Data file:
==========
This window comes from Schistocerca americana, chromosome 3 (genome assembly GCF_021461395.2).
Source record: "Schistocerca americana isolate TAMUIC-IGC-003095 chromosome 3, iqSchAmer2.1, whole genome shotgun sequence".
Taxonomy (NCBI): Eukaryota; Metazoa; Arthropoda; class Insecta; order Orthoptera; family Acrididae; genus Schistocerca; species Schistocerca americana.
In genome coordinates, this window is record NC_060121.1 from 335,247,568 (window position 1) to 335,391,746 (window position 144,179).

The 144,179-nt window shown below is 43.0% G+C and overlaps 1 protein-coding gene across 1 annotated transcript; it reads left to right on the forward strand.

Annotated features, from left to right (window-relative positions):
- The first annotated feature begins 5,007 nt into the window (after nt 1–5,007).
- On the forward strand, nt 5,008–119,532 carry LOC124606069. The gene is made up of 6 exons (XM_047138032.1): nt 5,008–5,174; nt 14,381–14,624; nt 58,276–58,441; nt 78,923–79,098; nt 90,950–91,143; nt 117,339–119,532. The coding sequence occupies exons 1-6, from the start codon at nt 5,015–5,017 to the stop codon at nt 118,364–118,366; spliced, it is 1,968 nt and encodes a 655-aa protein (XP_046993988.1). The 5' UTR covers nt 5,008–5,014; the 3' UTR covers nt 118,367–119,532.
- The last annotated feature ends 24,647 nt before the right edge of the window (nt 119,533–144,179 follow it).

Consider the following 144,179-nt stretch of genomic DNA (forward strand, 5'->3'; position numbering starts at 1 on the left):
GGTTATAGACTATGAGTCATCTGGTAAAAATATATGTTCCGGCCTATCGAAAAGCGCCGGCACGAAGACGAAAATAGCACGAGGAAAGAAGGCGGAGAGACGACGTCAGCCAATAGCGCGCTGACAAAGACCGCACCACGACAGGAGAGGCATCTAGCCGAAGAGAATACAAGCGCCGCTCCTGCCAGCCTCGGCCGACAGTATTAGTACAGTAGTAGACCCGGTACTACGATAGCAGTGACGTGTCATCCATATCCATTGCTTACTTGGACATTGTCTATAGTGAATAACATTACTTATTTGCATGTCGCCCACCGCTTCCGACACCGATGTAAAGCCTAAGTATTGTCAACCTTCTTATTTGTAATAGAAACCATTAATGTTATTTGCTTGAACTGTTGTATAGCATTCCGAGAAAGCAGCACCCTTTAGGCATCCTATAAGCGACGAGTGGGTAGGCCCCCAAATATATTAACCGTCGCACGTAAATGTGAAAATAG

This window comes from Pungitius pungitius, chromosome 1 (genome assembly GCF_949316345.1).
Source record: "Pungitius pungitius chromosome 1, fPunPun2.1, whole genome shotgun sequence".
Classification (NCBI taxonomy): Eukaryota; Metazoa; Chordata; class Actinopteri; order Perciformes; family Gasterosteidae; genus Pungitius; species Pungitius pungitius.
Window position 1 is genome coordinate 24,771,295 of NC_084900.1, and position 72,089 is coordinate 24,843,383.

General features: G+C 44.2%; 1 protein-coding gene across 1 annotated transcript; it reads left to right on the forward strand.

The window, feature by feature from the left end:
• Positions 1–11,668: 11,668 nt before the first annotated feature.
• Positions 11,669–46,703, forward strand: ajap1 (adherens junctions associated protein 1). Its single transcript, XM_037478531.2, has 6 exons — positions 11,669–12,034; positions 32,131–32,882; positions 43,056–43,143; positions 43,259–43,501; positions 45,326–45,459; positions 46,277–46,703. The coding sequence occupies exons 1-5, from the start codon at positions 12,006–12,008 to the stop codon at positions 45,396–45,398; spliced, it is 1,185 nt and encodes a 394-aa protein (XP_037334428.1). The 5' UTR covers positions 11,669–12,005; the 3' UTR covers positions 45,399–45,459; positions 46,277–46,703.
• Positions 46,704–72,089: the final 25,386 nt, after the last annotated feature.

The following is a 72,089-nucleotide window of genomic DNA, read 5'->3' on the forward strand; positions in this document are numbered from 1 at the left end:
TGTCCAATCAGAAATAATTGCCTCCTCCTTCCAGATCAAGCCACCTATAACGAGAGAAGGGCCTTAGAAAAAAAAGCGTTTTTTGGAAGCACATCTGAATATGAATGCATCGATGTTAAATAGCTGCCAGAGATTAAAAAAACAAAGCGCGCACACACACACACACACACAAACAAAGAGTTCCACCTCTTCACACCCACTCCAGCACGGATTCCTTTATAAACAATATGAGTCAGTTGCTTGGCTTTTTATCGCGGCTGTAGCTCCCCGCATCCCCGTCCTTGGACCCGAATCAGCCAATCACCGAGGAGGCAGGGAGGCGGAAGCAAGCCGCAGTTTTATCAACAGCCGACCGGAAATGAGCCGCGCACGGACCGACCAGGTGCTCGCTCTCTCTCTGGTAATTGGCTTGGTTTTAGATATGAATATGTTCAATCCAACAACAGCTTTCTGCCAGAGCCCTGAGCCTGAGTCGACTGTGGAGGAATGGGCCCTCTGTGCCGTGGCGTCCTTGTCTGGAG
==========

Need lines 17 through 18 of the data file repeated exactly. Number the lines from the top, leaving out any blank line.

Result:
The window, feature by feature from the left end:
• Positions 1–11,668: 11,668 nt before the first annotated feature.